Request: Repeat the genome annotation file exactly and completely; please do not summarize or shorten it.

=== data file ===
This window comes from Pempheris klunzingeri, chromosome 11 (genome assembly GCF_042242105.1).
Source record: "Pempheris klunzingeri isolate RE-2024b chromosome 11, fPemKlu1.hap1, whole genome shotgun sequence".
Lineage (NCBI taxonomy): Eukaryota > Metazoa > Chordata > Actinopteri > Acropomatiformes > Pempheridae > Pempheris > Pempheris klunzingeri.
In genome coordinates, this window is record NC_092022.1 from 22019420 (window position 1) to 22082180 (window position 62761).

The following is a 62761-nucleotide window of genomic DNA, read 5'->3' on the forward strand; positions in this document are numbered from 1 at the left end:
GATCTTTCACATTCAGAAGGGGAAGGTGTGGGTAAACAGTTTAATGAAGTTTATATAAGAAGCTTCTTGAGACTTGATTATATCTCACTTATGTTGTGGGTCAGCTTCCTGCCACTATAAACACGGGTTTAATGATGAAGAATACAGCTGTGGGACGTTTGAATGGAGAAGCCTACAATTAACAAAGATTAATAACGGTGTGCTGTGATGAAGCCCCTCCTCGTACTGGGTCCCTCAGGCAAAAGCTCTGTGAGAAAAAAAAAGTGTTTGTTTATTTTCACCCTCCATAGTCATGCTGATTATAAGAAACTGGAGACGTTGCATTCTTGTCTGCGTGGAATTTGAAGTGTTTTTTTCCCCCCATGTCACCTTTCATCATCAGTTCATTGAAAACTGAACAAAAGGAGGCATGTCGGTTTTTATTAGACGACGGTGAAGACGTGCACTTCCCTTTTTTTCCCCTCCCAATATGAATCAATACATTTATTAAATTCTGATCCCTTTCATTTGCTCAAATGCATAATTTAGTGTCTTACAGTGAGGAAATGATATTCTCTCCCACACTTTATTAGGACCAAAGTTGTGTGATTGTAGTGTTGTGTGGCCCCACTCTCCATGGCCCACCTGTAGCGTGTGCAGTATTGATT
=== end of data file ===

This window comes from Pempheris klunzingeri, chromosome 11 (genome assembly GCF_042242105.1).
Source record: "Pempheris klunzingeri isolate RE-2024b chromosome 11, fPemKlu1.hap1, whole genome shotgun sequence".
Lineage (NCBI taxonomy): Eukaryota > Metazoa > Chordata > Actinopteri > Acropomatiformes > Pempheridae > Pempheris > Pempheris klunzingeri.
In genome coordinates, this window is record NC_092022.1 from 22019420 (window position 1) to 22082180 (window position 62761).

The following is a 62761-nucleotide window of genomic DNA, read 5'->3' on the forward strand; positions in this document are numbered from 1 at the left end:
GATCTTTCACATTCAGAAGGGGAAGGTGTGGGTAAACAGTTTAATGAAGTTTATATAAGAAGCTTCTTGAGACTTGATTATATCTCACTTATGTTGTGGGTCAGCTTCCTGCCACTATAAACACGGGTTTAATGATGAAGAATACAGCTGTGGGACGTTTGAATGGAGAAGCCTACAATTAACAAAGATTAATAACGGTGTGCTGTGATGAAGCCCCTCCTCGTACTGGGTCCCTCAGGCAAAAGCTCTGTGAGAAAAAAAAAGTGTTTGTTTATTTTCACCCTCCATAGTCATGCTGATTATAAGAAACTGGAGACGTTGCATTCTTGTCTGCGTGGAATTTGAAGTGTTTTTTTCCCCCCATGTCACCTTTCATCATCAGTTCATTGAAAACTGAACAAAAGGAGGCATGTCGGTTTTTATTAGACGACGGTGAAGACGTGCACTTCCCTTTTTTTCCCCTCCCAATATGAATCAATACATTTATTAAATTCTGATCCCTTTCATTTGCTCAAATGCATAATTTAGTGTCTTACAGTGAGGAAATGATATTCTCTCCCACACTTTATTAGGACCAAAGTTGTGTGATTGTAGTGTTGTGTGGCCCCACTCTCCATGGCCCACCTGTAGCGTGTGCAGTATTGATT